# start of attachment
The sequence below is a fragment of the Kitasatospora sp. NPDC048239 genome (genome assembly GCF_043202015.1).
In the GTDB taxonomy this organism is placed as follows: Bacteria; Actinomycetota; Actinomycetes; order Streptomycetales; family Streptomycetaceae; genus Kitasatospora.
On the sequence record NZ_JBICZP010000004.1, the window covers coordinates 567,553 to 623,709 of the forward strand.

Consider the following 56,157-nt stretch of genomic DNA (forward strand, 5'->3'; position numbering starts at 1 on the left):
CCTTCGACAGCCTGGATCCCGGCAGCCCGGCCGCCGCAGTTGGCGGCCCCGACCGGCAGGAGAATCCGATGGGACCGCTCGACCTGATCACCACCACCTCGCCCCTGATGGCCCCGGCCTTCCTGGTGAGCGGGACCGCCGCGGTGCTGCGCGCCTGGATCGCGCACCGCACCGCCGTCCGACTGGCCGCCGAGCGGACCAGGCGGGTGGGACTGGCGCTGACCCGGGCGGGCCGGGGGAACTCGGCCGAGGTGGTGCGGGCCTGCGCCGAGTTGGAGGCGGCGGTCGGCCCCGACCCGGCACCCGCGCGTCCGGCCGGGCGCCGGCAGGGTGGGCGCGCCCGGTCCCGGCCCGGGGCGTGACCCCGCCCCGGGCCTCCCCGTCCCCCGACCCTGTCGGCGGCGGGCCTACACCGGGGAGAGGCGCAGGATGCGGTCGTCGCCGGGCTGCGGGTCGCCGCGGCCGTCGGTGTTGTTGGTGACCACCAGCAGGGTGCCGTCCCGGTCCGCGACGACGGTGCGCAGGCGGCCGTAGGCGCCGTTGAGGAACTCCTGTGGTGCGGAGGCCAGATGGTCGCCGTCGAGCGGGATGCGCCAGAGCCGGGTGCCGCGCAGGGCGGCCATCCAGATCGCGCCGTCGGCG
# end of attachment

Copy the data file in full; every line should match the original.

The sequence below is a fragment of the Kitasatospora sp. NPDC048239 genome (genome assembly GCF_043202015.1).
In the GTDB taxonomy this organism is placed as follows: Bacteria; Actinomycetota; Actinomycetes; order Streptomycetales; family Streptomycetaceae; genus Kitasatospora.
On the sequence record NZ_JBICZP010000004.1, the window covers coordinates 567,553 to 623,709 of the forward strand.

Consider the following 56,157-nt stretch of genomic DNA (forward strand, 5'->3'; position numbering starts at 1 on the left):
CCTTCGACAGCCTGGATCCCGGCAGCCCGGCCGCCGCAGTTGGCGGCCCCGACCGGCAGGAGAATCCGATGGGACCGCTCGACCTGATCACCACCACCTCGCCCCTGATGGCCCCGGCCTTCCTGGTGAGCGGGACCGCCGCGGTGCTGCGCGCCTGGATCGCGCACCGCACCGCCGTCCGACTGGCCGCCGAGCGGACCAGGCGGGTGGGACTGGCGCTGACCCGGGCGGGCCGGGGGAACTCGGCCGAGGTGGTGCGGGCCTGCGCCGAGTTGGAGGCGGCGGTCGGCCCCGACCCGGCACCCGCGCGTCCGGCCGGGCGCCGGCAGGGTGGGCGCGCCCGGTCCCGGCCCGGGGCGTGACCCCGCCCCGGGCCTCCCCGTCCCCCGACCCTGTCGGCGGCGGGCCTACACCGGGGAGAGGCGCAGGATGCGGTCGTCGCCGGGCTGCGGGTCGCCGCGGCCGTCGGTGTTGTTGGTGACCACCAGCAGGGTGCCGTCCCGGTCCGCGACGACGGTGCGCAGGCGGCCGTAGGCGCCGTTGAGGAACTCCTGTGGTGCGGAGGCCAGATGGTCGCCGTCGAGCGGGATGCGCCAGAGCCGGGTGCCGCGCAGGGCGGCCATCCAGATCGCGCCGTCGGCG